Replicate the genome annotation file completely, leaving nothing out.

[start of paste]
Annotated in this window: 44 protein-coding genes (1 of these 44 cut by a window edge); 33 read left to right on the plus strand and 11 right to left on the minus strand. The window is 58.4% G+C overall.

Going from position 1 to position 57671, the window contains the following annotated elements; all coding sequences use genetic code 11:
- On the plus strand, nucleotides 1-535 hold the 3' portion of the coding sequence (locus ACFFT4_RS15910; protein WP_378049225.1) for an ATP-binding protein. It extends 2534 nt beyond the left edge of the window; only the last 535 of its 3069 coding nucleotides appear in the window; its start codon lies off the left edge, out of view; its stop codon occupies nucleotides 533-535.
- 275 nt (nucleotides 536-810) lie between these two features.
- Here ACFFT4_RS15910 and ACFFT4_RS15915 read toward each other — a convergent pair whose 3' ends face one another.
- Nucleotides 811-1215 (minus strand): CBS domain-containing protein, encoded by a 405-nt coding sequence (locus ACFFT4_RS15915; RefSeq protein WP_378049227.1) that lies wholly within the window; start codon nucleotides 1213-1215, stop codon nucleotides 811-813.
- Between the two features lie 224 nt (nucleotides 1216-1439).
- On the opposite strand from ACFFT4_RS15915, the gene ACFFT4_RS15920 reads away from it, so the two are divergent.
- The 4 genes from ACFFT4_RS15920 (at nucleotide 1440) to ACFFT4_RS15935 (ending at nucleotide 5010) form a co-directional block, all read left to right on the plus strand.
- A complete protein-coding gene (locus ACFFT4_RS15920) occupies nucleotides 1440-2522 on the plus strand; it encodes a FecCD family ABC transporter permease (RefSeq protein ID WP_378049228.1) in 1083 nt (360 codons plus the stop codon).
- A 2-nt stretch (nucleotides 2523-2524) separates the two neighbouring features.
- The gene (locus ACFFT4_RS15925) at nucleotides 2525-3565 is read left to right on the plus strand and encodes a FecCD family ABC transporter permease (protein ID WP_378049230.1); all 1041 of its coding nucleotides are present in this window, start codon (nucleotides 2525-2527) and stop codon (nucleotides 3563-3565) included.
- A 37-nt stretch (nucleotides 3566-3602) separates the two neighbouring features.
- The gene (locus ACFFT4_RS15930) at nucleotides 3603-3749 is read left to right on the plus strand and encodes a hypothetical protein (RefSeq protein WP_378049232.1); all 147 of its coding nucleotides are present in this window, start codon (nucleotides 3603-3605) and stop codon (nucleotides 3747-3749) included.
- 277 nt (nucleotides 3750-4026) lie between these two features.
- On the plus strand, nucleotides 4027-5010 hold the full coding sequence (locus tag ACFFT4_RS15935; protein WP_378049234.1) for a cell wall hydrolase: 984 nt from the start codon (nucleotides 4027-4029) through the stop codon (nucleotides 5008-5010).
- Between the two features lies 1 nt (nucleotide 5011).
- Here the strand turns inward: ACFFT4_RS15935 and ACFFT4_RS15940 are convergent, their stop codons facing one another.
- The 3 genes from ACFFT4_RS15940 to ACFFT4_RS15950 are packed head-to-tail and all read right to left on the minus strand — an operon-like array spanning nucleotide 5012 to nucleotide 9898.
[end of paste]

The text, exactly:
Annotated in this window: 44 protein-coding genes (1 of these 44 cut by a window edge); 33 read left to right on the plus strand and 11 right to left on the minus strand. The window is 58.4% G+C overall.

Going from position 1 to position 57671, the window contains the following annotated elements; all coding sequences use genetic code 11:
- On the plus strand, nucleotides 1-535 hold the 3' portion of the coding sequence (locus ACFFT4_RS15910; protein WP_378049225.1) for an ATP-binding protein. It extends 2534 nt beyond the left edge of the window; only the last 535 of its 3069 coding nucleotides appear in the window; its start codon lies off the left edge, out of view; its stop codon occupies nucleotides 533-535.
- 275 nt (nucleotides 536-810) lie between these two features.
- Here ACFFT4_RS15910 and ACFFT4_RS15915 read toward each other — a convergent pair whose 3' ends face one another.
- Nucleotides 811-1215 (minus strand): CBS domain-containing protein, encoded by a 405-nt coding sequence (locus ACFFT4_RS15915; RefSeq protein WP_378049227.1) that lies wholly within the window; start codon nucleotides 1213-1215, stop codon nucleotides 811-813.
- Between the two features lie 224 nt (nucleotides 1216-1439).
- On the opposite strand from ACFFT4_RS15915, the gene ACFFT4_RS15920 reads away from it, so the two are divergent.
- The 4 genes from ACFFT4_RS15920 (at nucleotide 1440) to ACFFT4_RS15935 (ending at nucleotide 5010) form a co-directional block, all read left to right on the plus strand.
- A complete protein-coding gene (locus ACFFT4_RS15920) occupies nucleotides 1440-2522 on the plus strand; it encodes a FecCD family ABC transporter permease (RefSeq protein ID WP_378049228.1) in 1083 nt (360 codons plus the stop codon).
- A 2-nt stretch (nucleotides 2523-2524) separates the two neighbouring features.
- The gene (locus ACFFT4_RS15925) at nucleotides 2525-3565 is read left to right on the plus strand and encodes a FecCD family ABC transporter permease (protein ID WP_378049230.1); all 1041 of its coding nucleotides are present in this window, start codon (nucleotides 2525-2527) and stop codon (nucleotides 3563-3565) included.
- A 37-nt stretch (nucleotides 3566-3602) separates the two neighbouring features.
- The gene (locus ACFFT4_RS15930) at nucleotides 3603-3749 is read left to right on the plus strand and encodes a hypothetical protein (RefSeq protein WP_378049232.1); all 147 of its coding nucleotides are present in this window, start codon (nucleotides 3603-3605) and stop codon (nucleotides 3747-3749) included.
- 277 nt (nucleotides 3750-4026) lie between these two features.
- On the plus strand, nucleotides 4027-5010 hold the full coding sequence (locus tag ACFFT4_RS15935; protein WP_378049234.1) for a cell wall hydrolase: 984 nt from the start codon (nucleotides 4027-4029) through the stop codon (nucleotides 5008-5010).
- Between the two features lies 1 nt (nucleotide 5011).
- Here the strand turns inward: ACFFT4_RS15935 and ACFFT4_RS15940 are convergent, their stop codons facing one another.
- The 3 genes from ACFFT4_RS15940 to ACFFT4_RS15950 are packed head-to-tail and all read right to left on the minus strand — an operon-like array spanning nucleotide 5012 to nucleotide 9898.